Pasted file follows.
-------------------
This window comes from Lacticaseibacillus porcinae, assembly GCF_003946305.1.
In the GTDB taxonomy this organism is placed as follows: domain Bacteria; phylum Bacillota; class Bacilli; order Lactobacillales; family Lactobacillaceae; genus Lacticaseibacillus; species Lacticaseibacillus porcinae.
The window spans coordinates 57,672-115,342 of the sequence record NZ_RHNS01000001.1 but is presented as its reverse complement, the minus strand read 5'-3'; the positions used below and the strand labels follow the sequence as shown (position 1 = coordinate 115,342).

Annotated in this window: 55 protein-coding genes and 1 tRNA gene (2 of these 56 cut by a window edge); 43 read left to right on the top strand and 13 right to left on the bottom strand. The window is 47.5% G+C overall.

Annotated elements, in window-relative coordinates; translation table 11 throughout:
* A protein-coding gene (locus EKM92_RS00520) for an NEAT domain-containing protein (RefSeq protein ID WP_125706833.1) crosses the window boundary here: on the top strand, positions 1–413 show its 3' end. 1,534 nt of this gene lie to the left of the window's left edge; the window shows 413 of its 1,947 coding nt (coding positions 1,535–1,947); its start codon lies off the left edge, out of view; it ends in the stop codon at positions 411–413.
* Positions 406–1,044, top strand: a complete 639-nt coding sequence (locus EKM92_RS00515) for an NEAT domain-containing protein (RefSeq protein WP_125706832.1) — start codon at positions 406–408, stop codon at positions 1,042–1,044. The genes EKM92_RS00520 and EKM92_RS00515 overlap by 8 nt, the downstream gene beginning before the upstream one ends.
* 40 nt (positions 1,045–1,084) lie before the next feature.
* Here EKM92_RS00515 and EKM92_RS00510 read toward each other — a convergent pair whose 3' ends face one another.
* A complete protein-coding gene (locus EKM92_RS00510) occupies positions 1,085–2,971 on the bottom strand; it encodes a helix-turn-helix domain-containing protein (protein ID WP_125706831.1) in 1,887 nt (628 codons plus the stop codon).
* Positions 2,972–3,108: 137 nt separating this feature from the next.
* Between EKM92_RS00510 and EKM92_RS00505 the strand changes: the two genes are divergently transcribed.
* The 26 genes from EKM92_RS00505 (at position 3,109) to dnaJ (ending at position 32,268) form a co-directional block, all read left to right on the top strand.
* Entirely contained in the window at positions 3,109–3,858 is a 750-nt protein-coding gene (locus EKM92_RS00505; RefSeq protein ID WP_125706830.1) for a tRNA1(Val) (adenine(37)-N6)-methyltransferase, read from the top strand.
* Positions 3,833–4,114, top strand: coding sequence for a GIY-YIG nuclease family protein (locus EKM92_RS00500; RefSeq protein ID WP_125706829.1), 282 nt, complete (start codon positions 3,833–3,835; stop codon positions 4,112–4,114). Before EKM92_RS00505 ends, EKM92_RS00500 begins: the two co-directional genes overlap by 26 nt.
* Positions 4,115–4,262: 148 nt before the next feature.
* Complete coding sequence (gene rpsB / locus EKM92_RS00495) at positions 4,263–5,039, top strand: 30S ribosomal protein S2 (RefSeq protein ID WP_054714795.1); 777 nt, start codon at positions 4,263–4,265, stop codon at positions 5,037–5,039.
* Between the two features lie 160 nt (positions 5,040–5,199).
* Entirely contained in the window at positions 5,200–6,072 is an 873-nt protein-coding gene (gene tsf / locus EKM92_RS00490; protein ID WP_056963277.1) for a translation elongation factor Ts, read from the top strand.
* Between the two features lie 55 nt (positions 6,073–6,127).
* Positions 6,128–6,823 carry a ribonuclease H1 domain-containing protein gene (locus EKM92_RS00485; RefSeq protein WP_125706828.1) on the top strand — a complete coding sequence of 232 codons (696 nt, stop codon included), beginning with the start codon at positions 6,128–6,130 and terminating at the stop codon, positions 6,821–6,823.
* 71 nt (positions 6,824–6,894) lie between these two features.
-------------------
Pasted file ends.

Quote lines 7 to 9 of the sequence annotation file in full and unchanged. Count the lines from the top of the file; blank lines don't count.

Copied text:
* Positions 406–1,044, top strand: a complete 639-nt coding sequence (locus EKM92_RS00515) for an NEAT domain-containing protein (RefSeq protein WP_125706832.1) — start codon at positions 406–408, stop codon at positions 1,042–1,044. The genes EKM92_RS00520 and EKM92_RS00515 overlap by 8 nt, the downstream gene beginning before the upstream one ends.
* 40 nt (positions 1,045–1,084) lie before the next feature.
* Here EKM92_RS00515 and EKM92_RS00510 read toward each other — a convergent pair whose 3' ends face one another.